Market Failures: Open-Access Resources, Public Goods, Etc.

This lecture formalizes two related categories of market failure that arise from a failure of the property rights system to insure that all resources are excludable. Resources that are "non-excludable" tend to be allocated inefficiently (wasted) because anyone can use them; these are termed "open-access" resources because it is impractical to restrict free access to them. We will also analyze a special category of goods that are both "non-excludable" and exhibit "non-rival use," meaning that one person's enjoyment or use of the good doesn't limit or interfere with another's use of it; these are termed "public goods."

Open-Access Resources

Resources such as the air, oceans, etc. are open-access by default. They are sometimes referred to as "common property" resources, implying they are "owned" by everybody. Other open-access resources may be (nominally) private property from which it is simply impractical for the owner to exclude others. Open-access resources are typically allocated on a "first-come, first-served" basis. Rational users recognize that the next person will take whatever they leave, so there is no conservation incentive. Each user immediately takes as much as he or she wants, and the resource is quickly depleted. So open-access resources are typically overused, allocated to inefficient uses, depleted too rapidly. Examples include marine fisheries, wildlife game stocks, subsurface "pools" of oil owned by multiple companies. This is the formalization of Hardin's open-access "commons" problem.

Consider the case of a competitive open-access fishery. Assume all the variable inputs to harvesting fish are lumped into a single variable called fishing "Effort" or E. The long-run relationship between aggregate fishing Effort E and fishery Yield Y is shown in the upper panel, where additional Effort increases Yield only up to the fish population's Maximum Sustainable Yield (MSY). Beyond that point, additional Effort actually reduces Yield.

The lower panel translates the Effort-Yield relationship into dollars. Suppose each unit of Effort costs $C, and each unit of fish sells for $P. Then Total Cost TC = C*E and Total Revenue TR = P*Y. Industry profit is TR - TC.

Ideally, the fishing industry would maximize its profits by applying Effort level E* to the fishery. In this example, E* = 95, Y* = 1,473 and Profit = $1,805. But that's not what happens.

As in any competitive market, any positive economic profits will attract additional boats into the fishery, increasing the aggregate fishing effort E. Here is where the inefficiency arises: the added fishing effort of the new boats reduces the efficiency of effort for all boats. The Yield per unit of effort declines for the entire fishery. (In an ordinary competitive industry, new entrants would not affect the productivity of other firms' inputs.)

As the efficiency of effort declines, the cost per unit of harvest increases. This cost increase wipes out the industry profit. The resource rents that the industry might have captured as profit are all wasted on too much fishing effort and too many boats. In the open-access equilibrium, Eoa = 190, Yoa = 1,140 and Profit = $0.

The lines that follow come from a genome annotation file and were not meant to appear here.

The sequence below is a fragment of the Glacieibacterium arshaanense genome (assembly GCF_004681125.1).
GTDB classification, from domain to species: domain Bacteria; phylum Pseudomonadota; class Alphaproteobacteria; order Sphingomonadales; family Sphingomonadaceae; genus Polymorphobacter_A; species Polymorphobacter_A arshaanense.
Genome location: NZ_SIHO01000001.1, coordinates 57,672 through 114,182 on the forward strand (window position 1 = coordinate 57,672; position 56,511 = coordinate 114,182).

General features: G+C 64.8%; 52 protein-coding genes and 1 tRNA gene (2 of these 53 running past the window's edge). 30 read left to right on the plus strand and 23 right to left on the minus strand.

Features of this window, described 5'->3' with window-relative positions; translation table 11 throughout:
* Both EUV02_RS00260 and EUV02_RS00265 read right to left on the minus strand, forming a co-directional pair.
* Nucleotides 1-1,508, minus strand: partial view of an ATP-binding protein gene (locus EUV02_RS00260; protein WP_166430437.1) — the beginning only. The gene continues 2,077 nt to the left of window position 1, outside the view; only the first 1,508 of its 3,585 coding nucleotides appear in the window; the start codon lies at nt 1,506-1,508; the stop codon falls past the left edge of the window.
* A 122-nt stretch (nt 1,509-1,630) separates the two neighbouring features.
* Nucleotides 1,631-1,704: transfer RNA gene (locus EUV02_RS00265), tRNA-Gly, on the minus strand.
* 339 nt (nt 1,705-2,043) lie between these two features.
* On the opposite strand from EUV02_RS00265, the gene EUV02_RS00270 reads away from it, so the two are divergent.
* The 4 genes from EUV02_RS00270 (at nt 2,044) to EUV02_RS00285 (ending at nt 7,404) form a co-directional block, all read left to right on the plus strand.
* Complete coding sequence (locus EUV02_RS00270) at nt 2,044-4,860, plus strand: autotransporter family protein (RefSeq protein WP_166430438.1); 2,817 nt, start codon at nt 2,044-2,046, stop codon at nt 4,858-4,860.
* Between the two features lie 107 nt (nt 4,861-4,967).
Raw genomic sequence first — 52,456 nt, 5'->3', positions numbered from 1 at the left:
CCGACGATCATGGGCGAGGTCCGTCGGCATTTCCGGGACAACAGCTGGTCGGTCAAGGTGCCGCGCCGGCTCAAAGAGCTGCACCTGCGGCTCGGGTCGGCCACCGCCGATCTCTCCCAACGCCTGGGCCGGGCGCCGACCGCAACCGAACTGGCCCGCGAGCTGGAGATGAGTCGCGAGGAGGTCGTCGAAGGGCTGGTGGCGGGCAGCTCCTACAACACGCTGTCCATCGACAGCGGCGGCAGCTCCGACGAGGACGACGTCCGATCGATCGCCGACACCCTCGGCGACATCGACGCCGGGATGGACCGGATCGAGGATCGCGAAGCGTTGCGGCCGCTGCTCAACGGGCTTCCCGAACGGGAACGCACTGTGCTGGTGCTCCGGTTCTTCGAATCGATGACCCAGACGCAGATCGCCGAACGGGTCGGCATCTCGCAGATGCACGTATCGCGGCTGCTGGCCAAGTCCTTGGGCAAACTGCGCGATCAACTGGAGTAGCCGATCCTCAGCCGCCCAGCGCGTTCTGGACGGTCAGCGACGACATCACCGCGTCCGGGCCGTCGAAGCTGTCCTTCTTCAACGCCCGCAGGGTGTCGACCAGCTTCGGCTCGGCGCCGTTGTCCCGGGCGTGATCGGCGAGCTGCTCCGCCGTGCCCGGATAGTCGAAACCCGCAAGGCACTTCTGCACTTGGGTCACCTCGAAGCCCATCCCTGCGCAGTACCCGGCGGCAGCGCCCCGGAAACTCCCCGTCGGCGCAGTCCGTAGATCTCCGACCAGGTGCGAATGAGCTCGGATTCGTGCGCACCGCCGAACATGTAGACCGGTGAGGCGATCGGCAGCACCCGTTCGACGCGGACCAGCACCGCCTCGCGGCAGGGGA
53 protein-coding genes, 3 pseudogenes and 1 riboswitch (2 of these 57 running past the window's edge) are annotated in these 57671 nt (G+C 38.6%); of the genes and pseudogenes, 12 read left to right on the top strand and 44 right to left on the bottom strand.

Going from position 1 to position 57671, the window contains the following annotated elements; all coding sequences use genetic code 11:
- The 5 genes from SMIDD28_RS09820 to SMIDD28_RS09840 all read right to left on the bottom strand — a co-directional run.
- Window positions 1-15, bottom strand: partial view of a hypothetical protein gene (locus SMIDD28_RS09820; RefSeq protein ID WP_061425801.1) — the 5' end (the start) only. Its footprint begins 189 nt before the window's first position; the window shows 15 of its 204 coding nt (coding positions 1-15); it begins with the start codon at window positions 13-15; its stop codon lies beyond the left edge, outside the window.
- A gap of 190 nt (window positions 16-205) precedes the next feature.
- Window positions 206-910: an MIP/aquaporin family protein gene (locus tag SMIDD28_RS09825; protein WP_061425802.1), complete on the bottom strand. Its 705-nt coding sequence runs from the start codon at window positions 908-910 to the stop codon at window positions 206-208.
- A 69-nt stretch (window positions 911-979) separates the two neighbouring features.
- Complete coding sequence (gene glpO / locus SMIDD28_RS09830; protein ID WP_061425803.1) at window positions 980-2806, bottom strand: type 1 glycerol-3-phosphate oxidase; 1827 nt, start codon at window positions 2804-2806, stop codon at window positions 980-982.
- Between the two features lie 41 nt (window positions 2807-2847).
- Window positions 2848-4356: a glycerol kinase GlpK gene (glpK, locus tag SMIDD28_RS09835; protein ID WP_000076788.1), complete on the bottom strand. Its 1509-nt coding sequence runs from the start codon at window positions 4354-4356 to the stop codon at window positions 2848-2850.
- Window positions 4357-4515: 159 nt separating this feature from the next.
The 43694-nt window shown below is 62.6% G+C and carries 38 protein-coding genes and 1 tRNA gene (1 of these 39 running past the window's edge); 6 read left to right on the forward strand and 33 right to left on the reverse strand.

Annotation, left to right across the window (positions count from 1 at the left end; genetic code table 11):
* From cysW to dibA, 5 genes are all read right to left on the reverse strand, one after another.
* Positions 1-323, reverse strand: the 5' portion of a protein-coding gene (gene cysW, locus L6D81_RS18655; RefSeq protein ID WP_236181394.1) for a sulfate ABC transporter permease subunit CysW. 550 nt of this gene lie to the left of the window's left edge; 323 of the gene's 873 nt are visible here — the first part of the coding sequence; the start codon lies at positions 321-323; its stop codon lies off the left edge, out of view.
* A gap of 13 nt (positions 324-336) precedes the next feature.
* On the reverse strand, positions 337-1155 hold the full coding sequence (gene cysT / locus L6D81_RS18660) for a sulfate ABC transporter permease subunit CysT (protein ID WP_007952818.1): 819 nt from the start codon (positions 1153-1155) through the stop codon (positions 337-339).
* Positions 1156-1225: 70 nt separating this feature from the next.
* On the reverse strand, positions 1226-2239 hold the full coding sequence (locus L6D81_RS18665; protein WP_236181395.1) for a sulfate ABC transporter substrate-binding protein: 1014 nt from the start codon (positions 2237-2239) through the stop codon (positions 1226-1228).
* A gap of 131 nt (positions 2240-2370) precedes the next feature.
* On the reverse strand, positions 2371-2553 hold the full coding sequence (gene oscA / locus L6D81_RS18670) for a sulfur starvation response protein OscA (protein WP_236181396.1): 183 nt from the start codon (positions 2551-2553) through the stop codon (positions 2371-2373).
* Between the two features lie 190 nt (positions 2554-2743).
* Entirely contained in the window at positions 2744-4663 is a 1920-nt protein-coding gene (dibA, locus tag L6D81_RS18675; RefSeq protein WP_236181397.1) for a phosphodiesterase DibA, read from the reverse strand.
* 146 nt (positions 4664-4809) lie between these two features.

This situation can be interpreted as a congestion externality, where new entrants fail to consider how their entry reduces everyone's efficiency.

The inefficiency may be compounded if the stock's net reproduction starts declining as the stock gets depleted. A depleted stock usually has lower net reproduction than a healthy stock. So by reducing stock sizes, over-harvesting reduces future yield per unit effort even more.

The problem is further compounded if the market demand for the resource has low price elasticity, so that the market price for fish increases rapidly as fish get scarce. So while the biological stock is collapsing, the market is providing a price incentive to increase harvest effort even more!

An extreme example of this kind of open-access inefficiency is the African rhino. Powdered rhino horn is reputed to enhance male sexual potency, and there is a big and very inelastic demand for it many developing nations, so rhinos have been hunted to near-extinction. Even when rhino hunting is outlawed and poaching is punishable by death, the exorbitant black-market demand drives continued poaching. Since rhinos are very slow to reproduce, the long-term survival of the species remains doubt.

To side-track for a minute, consider some ways the rhino might be saved. (Look at the incentives!)

  • One strategy would be to promote rhino tourism and "privatize" the rhinos, giving each family of poachers a concession to sell camera supplies, tours to see rhinos, etc. This would give the locals a stronger economic interest in conserving the rhinos than shooting them.
  • Male potency drugs such as Viagra, which are substitutes for powdered rhino horn, can be expected to depress black market prices for rhino horn, thus reducing poaching incentives. And we might want to encourage (or at least not discourage) people who make and sell counterfeit rhino horn powder, so that buyer confidence and willingness-to-pay is reduced.
  • Since poachers are after the horn rather than the whole rhino, it might make sense for game wardens to shoot rhinos with tranquilizers and just saw off their horns. (I'm assuming rhinos don't really need their horns; I doubt they're critical for self-defense, but they may be important for rhino courtship.)

Public Goods

A public good is a good that is non-excludable, and consumption of it is non-rival. "Non-excludable" means that it is impractical to prevent people who haven't paid for it from using or enjoying the good, and "non-rival" means one person's use or enjoyment of the good does not use it up or preclude another's use or enjoyment of it.

Suppose I put a flowerbed in my front yard. My neighbor benefits by getting to see my beautiful flowers. Looking at flowers is non-rival consumption: the neighbors and I can enjoy them at once; one person's enjoyment doesn't preclude another's enjoyment. But if I ask my neighbor to contribute money to my gardening project, he will almost certainly decline. We both know he likes them and would be willing to pay at least something to have them next door, but he doesn't have to. He gets to "free-ride" on my flowers because they are non-excludable. I could threaten to put up big fence blocking his view and charge admission to see my flowers, but we both know that's impractical. I could threaten to stomp my flowers into the dirt and wreck the garden, but we both know I like the flowers--heck, I paid for them! There is simply no way to make him actually pay for the benefit he receives.